Mr. Heald: My hon. Friend is right. Let there be no doubt: it was after I moved the motion that the Minister made his concession. First, the Government say that modernisation is a marvellous thing and they will programme everything before anyone knows the scope of the debate. Then, when it is pointed out in the Programming Sub-Committee that there will not be adequate time, suddenly all that changes and they say, ``We can sit all night if we need to. Oh dear, we don't have enough time. We can put in extra days and sit on Monday, Wednesday, Thursday and Friday.'' The idea that modernisation will help us is destroyed when such a situation arises. Why will the Minister not agree to put back the date to 13 March, which is only a difference of a few days? One suspects that it might have something to do with the Prime Minister's arithmetic.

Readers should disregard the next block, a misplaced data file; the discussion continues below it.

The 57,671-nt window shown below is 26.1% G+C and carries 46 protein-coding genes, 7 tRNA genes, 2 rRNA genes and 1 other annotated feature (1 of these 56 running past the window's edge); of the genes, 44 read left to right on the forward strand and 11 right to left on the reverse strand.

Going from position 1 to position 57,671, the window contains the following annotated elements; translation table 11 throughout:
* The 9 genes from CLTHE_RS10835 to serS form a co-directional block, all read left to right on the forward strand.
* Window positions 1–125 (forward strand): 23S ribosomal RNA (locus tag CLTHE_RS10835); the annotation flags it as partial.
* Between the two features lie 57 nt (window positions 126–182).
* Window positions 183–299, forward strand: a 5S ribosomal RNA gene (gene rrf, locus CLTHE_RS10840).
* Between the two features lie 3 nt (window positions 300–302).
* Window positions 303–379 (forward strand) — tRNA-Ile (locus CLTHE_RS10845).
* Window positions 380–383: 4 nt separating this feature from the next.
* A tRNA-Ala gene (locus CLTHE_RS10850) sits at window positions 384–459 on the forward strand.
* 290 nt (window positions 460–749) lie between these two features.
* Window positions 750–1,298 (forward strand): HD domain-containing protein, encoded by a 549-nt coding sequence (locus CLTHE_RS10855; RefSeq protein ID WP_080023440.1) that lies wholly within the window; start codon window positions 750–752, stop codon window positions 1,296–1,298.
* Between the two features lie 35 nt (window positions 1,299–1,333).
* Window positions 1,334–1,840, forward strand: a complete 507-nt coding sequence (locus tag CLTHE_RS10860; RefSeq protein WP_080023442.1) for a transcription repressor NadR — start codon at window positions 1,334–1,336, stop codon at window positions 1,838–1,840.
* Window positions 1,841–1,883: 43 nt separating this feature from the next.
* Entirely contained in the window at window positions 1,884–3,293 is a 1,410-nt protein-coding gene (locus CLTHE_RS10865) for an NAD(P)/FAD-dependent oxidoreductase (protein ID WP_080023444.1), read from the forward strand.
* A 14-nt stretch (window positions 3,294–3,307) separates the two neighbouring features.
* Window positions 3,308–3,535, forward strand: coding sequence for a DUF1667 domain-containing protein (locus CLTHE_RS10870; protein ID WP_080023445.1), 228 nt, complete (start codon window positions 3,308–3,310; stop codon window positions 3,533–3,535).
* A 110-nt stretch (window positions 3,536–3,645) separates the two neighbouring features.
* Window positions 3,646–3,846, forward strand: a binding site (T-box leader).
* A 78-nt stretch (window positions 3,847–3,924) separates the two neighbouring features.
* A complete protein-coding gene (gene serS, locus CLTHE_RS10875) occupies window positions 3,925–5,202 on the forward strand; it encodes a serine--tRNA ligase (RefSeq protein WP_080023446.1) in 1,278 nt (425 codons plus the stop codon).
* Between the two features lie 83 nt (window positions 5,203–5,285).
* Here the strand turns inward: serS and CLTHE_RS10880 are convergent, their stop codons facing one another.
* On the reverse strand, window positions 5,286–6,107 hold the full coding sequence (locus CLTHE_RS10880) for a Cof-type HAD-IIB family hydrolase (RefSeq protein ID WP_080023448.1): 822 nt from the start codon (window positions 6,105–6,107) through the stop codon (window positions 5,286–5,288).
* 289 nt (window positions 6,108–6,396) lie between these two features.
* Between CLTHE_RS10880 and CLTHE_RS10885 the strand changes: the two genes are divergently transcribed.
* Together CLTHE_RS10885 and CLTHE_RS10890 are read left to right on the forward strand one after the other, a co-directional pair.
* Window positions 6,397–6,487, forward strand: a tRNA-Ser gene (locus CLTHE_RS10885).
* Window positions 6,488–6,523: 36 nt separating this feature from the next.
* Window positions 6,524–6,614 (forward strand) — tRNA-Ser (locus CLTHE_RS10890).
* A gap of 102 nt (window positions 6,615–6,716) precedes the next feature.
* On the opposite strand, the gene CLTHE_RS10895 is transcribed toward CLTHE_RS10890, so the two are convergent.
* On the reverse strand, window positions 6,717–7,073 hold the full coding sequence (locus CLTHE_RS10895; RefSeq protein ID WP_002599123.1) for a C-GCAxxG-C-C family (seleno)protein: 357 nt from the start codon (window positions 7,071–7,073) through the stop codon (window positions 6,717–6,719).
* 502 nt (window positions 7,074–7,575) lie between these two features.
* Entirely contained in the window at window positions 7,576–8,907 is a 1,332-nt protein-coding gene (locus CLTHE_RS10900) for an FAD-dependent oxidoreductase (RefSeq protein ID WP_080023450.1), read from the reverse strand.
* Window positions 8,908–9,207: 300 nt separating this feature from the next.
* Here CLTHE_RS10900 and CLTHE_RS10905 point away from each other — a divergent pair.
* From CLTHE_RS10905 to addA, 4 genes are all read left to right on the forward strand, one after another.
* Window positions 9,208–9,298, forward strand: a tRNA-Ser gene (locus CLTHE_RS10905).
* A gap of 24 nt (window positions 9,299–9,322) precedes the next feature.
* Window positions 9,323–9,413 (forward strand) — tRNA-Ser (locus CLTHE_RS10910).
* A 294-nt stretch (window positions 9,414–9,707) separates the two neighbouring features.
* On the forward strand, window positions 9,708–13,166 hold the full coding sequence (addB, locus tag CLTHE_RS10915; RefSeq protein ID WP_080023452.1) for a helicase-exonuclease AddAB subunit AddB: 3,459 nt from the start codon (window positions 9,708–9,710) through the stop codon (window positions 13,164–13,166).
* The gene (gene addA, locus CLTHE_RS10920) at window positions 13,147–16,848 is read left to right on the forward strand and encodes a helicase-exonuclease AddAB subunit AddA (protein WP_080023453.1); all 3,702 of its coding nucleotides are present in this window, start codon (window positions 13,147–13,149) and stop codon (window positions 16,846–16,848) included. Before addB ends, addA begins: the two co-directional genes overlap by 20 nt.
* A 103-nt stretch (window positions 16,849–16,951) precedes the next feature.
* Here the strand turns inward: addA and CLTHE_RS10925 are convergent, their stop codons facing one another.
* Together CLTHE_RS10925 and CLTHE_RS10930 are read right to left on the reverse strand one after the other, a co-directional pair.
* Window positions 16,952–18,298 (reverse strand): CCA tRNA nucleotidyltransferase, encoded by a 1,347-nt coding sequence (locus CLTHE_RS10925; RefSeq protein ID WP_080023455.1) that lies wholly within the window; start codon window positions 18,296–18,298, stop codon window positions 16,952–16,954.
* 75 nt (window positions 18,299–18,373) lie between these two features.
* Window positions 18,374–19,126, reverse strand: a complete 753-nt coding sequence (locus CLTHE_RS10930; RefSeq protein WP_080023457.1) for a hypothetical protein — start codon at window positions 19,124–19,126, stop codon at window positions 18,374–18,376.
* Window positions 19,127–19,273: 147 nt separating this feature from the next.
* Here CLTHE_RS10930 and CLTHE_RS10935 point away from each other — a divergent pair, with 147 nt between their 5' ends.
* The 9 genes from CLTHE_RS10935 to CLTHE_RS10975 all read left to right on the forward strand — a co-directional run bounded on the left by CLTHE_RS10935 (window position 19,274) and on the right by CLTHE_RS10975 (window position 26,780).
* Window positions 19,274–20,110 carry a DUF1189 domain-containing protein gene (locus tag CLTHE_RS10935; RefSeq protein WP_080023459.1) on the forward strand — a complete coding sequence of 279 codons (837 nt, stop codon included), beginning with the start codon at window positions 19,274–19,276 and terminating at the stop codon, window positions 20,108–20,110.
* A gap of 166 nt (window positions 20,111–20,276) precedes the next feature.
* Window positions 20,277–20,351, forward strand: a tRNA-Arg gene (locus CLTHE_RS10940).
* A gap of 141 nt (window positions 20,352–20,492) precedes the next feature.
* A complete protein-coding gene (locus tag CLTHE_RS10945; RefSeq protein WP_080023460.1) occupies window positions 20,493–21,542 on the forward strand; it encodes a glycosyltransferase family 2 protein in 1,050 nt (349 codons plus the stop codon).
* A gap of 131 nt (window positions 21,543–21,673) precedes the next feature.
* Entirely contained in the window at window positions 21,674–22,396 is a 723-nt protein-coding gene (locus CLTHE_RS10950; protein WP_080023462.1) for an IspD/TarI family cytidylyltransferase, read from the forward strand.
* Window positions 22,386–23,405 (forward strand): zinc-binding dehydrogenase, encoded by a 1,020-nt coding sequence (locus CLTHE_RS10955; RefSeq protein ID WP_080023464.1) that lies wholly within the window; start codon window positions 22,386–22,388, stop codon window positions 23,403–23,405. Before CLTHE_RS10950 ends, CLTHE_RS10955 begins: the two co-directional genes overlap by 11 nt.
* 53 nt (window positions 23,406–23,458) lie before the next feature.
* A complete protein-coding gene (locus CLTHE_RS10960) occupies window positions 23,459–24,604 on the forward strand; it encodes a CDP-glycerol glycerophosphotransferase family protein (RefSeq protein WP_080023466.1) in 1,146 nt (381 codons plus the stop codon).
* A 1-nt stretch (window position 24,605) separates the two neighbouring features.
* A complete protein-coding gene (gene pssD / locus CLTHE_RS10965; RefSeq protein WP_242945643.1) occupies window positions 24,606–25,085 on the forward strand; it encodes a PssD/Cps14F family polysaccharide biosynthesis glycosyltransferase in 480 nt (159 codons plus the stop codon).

Mr. Paul Clark (Gillingham): We made it clear that putting back the date would require a further resolution of the House. Two of the major parties readily agreed on a sensible solution to add hours, if needed, to the existing sittings and thus to move forward and discuss the issues.

Mr. Heald: I do not accept that, for two reasons. First, to be fair to the Liberal Democrats—[Hon. Members: ``Why?''] That is a good question.

To be fair to the Liberal Democrats, they agreed with us that it was wrong that we were offered 16 sittings but then allowed only 14. Secondly, the hon. Gentleman is saying, ``Oh my goodness, we would have to go back to the Floor of the House,'' as if that were a huge exercise similar to climbing Mount Everest. All it involves is tabling a motion without debate one night at 10 o'clock. It could be done tomorrow night with no difficulty at all and would go through on the nod. It happens all the time—not on these programme motions, I hasten to add—that motions are tabled at short notice. In fact, there is a whole list of them on the Order Paper. The hon. Gentleman made a point that could not be sustained by anyone who knows the procedures of the House.